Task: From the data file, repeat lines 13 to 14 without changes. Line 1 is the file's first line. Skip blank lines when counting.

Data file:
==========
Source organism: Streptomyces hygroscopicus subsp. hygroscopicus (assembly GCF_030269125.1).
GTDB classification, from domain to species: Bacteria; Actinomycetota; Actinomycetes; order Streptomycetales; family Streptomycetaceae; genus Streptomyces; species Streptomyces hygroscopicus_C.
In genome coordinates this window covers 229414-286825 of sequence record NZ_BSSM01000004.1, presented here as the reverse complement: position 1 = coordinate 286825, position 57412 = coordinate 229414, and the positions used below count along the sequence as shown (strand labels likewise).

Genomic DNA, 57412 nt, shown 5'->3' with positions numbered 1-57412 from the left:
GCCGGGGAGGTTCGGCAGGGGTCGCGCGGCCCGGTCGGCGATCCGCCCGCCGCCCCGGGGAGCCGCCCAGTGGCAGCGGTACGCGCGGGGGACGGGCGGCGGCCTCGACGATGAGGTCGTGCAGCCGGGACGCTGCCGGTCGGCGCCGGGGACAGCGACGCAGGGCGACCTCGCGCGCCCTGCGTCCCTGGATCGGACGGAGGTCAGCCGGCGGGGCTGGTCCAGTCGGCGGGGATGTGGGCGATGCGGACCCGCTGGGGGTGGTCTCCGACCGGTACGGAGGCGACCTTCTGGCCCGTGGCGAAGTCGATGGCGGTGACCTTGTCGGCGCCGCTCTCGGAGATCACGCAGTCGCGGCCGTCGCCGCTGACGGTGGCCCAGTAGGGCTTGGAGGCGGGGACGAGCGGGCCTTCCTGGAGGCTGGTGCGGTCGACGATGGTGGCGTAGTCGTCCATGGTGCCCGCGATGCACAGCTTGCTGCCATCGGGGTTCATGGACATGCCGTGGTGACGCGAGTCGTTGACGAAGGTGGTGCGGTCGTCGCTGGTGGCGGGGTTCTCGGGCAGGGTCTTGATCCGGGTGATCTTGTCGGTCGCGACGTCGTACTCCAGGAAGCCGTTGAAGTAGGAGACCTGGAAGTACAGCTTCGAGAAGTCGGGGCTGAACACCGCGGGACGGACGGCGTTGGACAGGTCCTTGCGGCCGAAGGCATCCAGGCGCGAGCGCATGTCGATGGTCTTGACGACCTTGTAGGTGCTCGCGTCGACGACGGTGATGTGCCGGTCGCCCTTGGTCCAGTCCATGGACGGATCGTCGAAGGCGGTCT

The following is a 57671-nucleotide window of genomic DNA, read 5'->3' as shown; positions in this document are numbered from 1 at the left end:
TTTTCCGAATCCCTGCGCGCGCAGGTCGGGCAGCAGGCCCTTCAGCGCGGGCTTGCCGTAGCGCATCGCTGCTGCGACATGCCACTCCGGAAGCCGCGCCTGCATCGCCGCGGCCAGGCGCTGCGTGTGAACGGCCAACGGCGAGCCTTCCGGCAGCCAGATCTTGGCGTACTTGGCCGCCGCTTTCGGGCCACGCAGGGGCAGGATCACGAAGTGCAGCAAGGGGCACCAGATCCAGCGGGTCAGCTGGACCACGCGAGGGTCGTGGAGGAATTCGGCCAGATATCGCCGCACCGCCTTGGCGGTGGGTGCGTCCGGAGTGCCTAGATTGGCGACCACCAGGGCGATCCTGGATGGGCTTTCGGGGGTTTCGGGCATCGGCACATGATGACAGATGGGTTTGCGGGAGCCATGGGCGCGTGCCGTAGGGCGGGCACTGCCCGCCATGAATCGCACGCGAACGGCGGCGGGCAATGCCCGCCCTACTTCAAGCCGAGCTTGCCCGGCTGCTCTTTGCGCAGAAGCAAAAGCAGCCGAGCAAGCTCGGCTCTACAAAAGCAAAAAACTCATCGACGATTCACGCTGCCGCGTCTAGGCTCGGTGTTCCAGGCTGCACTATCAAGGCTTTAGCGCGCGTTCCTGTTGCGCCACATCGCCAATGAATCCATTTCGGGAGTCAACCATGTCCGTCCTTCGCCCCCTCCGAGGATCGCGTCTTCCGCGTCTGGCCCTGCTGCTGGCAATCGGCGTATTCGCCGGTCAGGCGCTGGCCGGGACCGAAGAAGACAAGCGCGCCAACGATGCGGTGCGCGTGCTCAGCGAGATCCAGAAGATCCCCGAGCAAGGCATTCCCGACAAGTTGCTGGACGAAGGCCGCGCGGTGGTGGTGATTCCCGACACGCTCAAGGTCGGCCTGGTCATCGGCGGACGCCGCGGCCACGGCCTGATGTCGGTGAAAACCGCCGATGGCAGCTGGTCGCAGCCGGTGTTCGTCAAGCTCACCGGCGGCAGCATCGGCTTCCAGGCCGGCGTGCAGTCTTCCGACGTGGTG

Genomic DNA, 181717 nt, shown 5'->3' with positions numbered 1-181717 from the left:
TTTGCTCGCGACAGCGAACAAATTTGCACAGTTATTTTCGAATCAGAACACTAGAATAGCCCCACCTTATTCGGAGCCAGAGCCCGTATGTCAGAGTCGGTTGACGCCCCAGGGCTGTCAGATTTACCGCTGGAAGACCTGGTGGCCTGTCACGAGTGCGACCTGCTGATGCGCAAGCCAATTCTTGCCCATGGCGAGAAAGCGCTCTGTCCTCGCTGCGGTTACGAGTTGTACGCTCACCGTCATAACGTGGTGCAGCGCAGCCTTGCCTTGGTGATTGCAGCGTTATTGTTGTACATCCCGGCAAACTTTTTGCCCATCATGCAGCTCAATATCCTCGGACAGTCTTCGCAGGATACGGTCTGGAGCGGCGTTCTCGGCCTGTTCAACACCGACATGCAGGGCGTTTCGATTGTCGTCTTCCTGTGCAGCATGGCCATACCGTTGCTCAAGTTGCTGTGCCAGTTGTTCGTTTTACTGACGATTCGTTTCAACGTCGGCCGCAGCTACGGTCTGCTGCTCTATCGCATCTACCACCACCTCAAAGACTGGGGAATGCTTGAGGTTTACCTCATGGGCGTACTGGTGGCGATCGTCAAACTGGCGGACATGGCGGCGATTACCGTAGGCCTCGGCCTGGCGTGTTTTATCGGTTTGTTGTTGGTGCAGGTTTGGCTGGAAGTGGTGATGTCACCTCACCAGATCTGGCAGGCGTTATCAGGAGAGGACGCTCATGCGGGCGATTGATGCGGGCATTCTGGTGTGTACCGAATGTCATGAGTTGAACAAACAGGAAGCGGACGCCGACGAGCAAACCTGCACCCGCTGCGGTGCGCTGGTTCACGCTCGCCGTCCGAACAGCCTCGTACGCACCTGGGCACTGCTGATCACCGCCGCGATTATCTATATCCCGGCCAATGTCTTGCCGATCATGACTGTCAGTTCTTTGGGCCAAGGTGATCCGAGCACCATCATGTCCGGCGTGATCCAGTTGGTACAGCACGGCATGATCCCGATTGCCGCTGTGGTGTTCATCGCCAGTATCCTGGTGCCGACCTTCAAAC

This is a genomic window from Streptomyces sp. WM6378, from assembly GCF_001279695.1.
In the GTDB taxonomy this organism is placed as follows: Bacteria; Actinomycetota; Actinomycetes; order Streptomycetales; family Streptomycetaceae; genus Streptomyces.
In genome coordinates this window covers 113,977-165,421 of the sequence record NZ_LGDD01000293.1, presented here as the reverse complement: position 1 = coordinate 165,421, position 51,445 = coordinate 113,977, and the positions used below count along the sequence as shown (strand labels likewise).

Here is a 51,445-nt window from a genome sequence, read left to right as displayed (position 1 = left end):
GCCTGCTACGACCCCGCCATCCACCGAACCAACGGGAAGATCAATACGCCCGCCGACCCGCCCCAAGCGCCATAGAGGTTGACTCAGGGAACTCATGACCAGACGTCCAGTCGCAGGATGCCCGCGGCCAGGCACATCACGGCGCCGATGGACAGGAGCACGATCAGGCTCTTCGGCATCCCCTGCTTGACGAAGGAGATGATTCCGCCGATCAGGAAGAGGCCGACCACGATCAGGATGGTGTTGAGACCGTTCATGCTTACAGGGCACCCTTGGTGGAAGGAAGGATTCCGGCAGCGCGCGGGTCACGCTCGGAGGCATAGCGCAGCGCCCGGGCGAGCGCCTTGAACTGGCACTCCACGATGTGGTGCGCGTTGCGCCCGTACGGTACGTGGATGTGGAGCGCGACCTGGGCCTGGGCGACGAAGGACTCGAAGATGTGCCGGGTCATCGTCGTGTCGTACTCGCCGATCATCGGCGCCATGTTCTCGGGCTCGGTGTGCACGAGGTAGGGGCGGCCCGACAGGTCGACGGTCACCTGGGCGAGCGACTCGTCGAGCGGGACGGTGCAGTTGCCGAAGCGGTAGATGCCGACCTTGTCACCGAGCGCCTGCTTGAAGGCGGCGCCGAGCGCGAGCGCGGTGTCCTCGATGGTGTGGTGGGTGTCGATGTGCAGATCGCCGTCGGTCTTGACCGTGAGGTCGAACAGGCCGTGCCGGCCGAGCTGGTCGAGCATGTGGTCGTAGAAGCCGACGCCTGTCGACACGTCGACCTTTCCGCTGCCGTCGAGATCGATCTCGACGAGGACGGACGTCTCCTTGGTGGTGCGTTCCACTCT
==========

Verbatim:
Here is a 51,445-nt window from a genome sequence, read left to right as displayed (position 1 = left end):
GCCTGCTACGACCCCGCCATCCACCGAACCAACGGGAAGATCAATACGCCCGCCGACCCGCCCCAAGCGCCATAGAGGTTGACTCAGGGAACTCATGACCAGACGTCCAGTCGCAGGATGCCCGCGGCCAGGCACATCACGGCGCCGATGGACAGGAGCACGATCAGGCTCTTCGGCATCCCCTGCTTGACGAAGGAGATGATTCCGCCGATCAGGAAGAGGCCGACCACGATCAGGATGGTGTTGAGACCGTTCATGCTTACAGGGCACCCTTGGTGGAAGGAAGGATTCCGGCAGCGCGCGGGTCACGCTCGGAGGCATAGCGCAGCGCCCGGGCGAGCGCCTTGAACTGGCACTCCACGATGTGGTGCGCGTTGCGCCCGTACGGTACGTGGATGTGGAGCGCGACCTGGGCCTGGGCGACGAAGGACTCGAAGATGTGCCGGGTCATCGTCGTGTCGTACTCGCCGATCATCGGCGCCATGTTCTCGGGCTCGGTGTGCACGAGGTAGGGGCGGCCCGACAGGTCGACGGTCACCTGGGCGAGCGACTCGTCGAGCGGGACGGTGCAGTTGCCGAAGCGGTAGATGCCGACCTTGTCACCGAGCGCCTGCTTGAAGGCGGCGCCGAGCGCGAGCGCGGTGTCCTCGATGGTGTGGTGGGTGTCGATGTGCAGATCGCCGTCGGTCTTGACCGTGAGGTCGAACAGGCCGTGCCGGCCGAGCTGGTCGAGCATGTGGTCGTAGAAGCCGACGCCTGTCGACACGTCGACCTTTCCGCTGCCGTCGAGATCGATCTCGACGAGGACGGACGTCTCCTTGGTGGTGCGTTCCACTCT